Discussion in 'privacy general' started by ronjor, Jan 30, 2006.
Does that mean they all are going to have the VERY SAME definition database for adware/spyware ?
If not, I don't see any significant improvement for the USER.
I guess we will have to wait and see Erik.
IMHO only after reading the pdf file they have made available on their Spywaretesting website that's mentioned in Ronjor's link would a user have an understanding of what they are attempting to accomplish.
IMHO, this won't happen, otherwise the competition doesn't exist anymore if they all have the very same definition database, except for ram usage, cpu usage, scan speed, GUI, support, userfriendliness, realtime, ...
For the user it would be a big improvement of course, because they would have to run only one scanner of their choice, which would lower the total scan time significantly.
What they are trying to accomplish is also VERY GOOD ... mainly for the security industry, but not for the user, which is a pity.
So far there has been no mention of mirroring databases Eric. They are coming together in a collaboration similar to the AV industry in regards to the Wildlist and CME.
from the PDF file:
Well let's hope that mirroring definition databases will be the NEXT step.
are you serious? I surely hope not Erik! it's always better to differntiate then to generalise I suppose...
yep, let's all scan with TrendMicro to kill the malware lol c'mon...let's wait for further development but mirroring databases is not the best thing to do imho
I fully agree with those statements Infinity. It's good to have variety.
I just downloaded the PDF file - which states "This paper is intended for security professionals" and what i see is only a amateurish writeup without any sufficient facts - could have been written by everyone. There's no fact how to verify that the malware is actually able to run. There's not even one line that maybe not all parts of the malware should be detected - EVEN IF SOME AV DETECTS IT. Hey common, i mean that's a paper for the self educated home user, but not for a "security professional" as it claims - that's an insult, that's it.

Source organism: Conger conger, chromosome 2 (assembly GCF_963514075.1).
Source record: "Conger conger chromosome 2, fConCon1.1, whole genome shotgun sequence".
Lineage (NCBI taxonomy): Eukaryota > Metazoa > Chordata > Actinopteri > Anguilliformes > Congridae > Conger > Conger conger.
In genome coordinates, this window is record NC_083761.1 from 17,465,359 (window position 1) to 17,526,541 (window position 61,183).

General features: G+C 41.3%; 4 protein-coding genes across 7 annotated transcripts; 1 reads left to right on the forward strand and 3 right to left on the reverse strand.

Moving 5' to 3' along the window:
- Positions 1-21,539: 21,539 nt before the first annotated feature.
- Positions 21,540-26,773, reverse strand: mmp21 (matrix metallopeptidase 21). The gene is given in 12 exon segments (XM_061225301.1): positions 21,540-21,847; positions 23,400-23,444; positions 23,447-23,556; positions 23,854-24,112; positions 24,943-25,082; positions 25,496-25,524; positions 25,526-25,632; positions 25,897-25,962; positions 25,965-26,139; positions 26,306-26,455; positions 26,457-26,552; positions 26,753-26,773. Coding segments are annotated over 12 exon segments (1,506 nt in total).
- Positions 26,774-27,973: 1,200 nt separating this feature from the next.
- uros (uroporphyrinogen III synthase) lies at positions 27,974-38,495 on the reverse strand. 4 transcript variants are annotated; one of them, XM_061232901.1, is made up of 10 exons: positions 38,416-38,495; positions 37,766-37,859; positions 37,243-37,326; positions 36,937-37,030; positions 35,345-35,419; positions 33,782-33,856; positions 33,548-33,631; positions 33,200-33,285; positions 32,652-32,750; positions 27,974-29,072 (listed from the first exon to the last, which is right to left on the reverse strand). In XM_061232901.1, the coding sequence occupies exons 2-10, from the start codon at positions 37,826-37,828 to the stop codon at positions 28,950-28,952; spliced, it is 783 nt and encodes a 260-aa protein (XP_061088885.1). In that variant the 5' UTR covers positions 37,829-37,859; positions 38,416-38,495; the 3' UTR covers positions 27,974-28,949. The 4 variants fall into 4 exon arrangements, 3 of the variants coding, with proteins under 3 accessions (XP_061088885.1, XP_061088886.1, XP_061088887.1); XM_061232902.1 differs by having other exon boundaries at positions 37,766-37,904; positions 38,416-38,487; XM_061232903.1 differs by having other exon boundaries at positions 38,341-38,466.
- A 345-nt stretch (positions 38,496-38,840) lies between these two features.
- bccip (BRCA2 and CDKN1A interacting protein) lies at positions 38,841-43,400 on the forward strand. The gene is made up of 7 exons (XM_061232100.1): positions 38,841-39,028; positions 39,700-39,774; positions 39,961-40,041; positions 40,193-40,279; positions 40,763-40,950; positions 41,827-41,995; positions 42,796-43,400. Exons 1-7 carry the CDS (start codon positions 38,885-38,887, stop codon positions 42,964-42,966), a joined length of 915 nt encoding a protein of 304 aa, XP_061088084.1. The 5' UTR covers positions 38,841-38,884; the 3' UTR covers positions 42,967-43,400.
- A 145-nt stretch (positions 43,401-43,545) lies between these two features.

the way I see it is they try to make one big team (like Bubba already stated) .. like the Anti-Spyware Coalition (ASC)/Coast but nothing good went from that in fact maybe not 100% accurate info now but I believe it was then that multiple antispyware vendors began to change some of the rates of several adware/spyware to make it less dangerous for us, that was with claria and some others...
I'm dead serious about this.
All AV/AS/AT/AK scan grosso modo for the SAME threats, only the differences makes them special.
So the first AS scanner will detect/remove most threats, while the second scanner will only find a few and the third scanner won't probably find nothing, but the total scan time of the three scanners, remains the same, whether the threats are found or not.
If all definitions are collected in one database and each scanner has the same database, than you need only one scanner of each kind with a much shorter scan time.
It doesn't need to be Trend Micro, it can be any brand, because they all have the same database, detection/removal method and naming method. That's standardization.
Variety ? On the contrary, that's why these people want standardization, because the variety caused a big mess.
IMHO, it is always about the money and never about the customers...
Like the communists I guess ... everybody the same ...
they aren't talking about mirrorring databases Erik, if that is ever the case .. I'll purchase ShadowUser and ditch my AV but that will never happen ... they want to make clear the various differences between the terms spyware/trojans/virii/malware in general...
a lot of trojans are labeled as spyware and vice versa and that's what they are trying to do ... to clear that up
let them do it, I applause for that but not exchanging databases...I don't think it would be that easy I guess e.g. Nod32 and his heuristics signatures and let's say Norton, cause I would only hope that they work on a different manner...
At work, we standardize our data for years.
Each data has its name, its code name, its length, its definition, its validation, its context, etc. and they are all collected and organized in one Data Dictionary Database, available for each analyst and programmer.
This has nothing to do with communism, that is creating ORDER in what was a big mess in the past and everything that has to do with computer requires ORDER.
The same can be done for malwares.
Frankly, I'm quite surprised that it took sooo long for the security industry to get organized. Now they start something, what should have done years ago.
Mirroring databases won't be easy, but in my experience NOTHING is easy, if you want to do it right.
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